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The success of universal treatment access for all people living with HIV and aspirations for an AIDS-free generation depend on high adherence in individuals initiating treatment during early-stage HIV infection.

ART Adherence Study Supports Case for Universal HIV Treatment

The success of universal treatment access for all people living with HIV and aspirations for an AIDS-free generation depend on high adherence in individuals initiating treatment during early-stage HIV infection. However, adherence may be difficult in the absence of illness and associated social support. This study followed 869 people initiating HIV treatment in Uganda and South Africa over one year. Participants included men and women (with and without pregnancy), comparing those with early versus late-stage HIV infection. In Uganda, average adherence was high (~89%) among all groups of participants. In South Africa, average adherence was reasonably high in men and non-pregnant women (~76%), but significantly lower in pregnant women (~37%) and individuals with late-stage HIV disease (~52%). These findings indicate that early-stage HIV disease is not a barrier to adherence, thus supporting the universal rollout of HIV treatment. Adherence support, however, is needed for pregnant women and individuals presenting late for care in some settings.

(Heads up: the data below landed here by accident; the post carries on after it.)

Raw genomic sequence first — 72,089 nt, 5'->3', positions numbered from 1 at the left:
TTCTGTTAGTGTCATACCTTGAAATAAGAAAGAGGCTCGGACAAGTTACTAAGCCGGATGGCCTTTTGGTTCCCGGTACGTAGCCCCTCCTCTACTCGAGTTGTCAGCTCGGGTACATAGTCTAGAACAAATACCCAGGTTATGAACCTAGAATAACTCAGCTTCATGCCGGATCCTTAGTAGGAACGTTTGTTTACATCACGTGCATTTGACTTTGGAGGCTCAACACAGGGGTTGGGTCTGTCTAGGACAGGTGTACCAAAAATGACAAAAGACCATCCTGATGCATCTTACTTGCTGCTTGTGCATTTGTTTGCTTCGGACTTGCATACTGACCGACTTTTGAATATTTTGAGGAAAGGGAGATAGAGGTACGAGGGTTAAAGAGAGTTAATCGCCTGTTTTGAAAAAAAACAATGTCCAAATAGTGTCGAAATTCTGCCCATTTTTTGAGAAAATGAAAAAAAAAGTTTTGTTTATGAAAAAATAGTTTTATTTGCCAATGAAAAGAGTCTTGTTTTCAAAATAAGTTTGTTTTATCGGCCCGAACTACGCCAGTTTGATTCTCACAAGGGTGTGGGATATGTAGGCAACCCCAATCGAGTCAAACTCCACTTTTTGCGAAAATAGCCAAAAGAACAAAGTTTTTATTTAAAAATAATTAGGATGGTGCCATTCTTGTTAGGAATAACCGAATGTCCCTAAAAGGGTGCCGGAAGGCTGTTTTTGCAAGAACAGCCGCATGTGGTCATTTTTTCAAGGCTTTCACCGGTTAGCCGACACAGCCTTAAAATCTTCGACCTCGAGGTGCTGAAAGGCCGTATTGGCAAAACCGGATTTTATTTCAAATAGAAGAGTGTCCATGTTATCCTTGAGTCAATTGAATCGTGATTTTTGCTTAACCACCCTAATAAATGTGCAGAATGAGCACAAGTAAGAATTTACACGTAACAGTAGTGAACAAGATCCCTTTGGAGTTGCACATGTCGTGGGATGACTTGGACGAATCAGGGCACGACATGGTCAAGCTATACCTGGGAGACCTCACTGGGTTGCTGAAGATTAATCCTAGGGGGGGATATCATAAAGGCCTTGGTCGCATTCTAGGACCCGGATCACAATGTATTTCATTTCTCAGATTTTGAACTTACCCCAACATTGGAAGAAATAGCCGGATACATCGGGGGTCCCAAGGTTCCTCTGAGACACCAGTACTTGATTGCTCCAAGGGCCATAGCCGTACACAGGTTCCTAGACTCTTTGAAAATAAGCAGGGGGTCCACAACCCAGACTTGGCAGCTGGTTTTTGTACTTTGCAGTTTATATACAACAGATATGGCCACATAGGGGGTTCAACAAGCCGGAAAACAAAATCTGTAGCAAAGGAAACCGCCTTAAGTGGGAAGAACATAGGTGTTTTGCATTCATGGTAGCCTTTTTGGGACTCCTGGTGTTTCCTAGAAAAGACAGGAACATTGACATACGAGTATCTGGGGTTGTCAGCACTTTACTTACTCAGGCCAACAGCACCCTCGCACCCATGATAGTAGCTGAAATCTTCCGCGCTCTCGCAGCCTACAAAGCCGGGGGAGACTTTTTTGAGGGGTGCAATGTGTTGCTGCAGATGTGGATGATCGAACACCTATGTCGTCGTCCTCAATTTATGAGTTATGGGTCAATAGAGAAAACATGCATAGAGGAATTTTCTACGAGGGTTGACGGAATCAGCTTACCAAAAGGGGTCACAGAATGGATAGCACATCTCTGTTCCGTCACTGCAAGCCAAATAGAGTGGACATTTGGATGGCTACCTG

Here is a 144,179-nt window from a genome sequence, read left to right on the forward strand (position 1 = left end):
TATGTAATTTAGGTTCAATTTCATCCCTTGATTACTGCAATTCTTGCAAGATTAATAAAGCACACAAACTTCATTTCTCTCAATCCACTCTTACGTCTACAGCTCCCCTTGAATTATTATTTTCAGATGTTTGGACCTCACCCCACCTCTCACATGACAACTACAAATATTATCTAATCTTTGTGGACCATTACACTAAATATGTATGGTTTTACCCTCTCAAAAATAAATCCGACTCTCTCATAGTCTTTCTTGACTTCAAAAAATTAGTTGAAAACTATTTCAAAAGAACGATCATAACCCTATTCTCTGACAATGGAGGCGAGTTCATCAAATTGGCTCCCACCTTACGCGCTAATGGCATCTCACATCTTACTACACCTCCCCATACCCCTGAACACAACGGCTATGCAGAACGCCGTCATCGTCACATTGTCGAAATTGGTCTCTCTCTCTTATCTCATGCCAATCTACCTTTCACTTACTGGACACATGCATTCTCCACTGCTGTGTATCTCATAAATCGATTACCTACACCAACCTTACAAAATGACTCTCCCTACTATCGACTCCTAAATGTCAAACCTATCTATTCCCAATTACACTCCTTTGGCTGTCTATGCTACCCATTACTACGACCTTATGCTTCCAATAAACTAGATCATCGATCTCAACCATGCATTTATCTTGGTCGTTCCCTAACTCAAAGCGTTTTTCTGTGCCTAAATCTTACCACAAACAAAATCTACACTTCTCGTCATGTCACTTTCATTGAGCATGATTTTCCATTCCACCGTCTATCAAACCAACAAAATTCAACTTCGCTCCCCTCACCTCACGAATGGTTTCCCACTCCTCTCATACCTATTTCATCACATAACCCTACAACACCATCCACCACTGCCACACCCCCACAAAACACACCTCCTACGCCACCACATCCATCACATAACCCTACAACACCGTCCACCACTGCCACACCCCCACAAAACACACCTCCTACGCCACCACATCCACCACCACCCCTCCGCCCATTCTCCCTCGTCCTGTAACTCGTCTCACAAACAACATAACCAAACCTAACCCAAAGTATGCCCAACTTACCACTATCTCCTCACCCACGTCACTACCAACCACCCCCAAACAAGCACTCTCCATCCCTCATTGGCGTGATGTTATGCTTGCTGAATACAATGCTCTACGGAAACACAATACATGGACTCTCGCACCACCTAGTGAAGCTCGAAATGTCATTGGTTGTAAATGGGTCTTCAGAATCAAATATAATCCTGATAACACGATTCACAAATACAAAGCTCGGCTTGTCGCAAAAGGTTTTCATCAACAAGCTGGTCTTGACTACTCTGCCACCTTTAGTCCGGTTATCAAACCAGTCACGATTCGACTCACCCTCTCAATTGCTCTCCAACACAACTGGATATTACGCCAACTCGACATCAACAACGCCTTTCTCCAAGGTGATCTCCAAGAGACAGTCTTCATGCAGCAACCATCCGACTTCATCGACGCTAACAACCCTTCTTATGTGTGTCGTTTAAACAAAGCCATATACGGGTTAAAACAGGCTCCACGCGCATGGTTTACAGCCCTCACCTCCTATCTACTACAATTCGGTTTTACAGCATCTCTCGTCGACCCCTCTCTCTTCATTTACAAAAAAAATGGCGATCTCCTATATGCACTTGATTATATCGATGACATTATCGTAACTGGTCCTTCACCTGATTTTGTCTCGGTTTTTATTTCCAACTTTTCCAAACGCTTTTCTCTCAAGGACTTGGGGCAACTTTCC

Click here to read the full article published in the Journal of the International AIDS Society.